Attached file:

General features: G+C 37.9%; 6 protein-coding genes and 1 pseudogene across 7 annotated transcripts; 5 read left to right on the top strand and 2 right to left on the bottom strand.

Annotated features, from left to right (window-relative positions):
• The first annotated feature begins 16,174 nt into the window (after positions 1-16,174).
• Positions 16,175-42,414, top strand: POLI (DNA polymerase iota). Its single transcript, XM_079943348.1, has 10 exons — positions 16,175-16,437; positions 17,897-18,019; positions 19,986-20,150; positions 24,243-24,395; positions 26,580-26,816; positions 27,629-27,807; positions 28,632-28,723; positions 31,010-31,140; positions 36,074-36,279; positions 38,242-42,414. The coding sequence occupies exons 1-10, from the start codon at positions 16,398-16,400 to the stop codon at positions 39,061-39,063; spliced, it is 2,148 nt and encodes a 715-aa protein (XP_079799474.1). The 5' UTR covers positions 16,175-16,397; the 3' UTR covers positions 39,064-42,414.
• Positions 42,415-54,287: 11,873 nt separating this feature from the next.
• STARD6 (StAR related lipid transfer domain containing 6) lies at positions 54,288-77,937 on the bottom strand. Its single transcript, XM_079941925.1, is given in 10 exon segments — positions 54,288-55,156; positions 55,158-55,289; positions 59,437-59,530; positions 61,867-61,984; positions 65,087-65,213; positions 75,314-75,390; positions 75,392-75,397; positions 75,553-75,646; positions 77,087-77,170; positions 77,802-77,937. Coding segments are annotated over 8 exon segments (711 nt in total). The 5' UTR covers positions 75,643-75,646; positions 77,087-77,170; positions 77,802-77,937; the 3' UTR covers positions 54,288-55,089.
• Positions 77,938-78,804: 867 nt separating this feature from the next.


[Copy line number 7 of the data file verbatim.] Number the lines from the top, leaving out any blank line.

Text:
• Positions 77,938-78,804: 867 nt separating this feature from the next.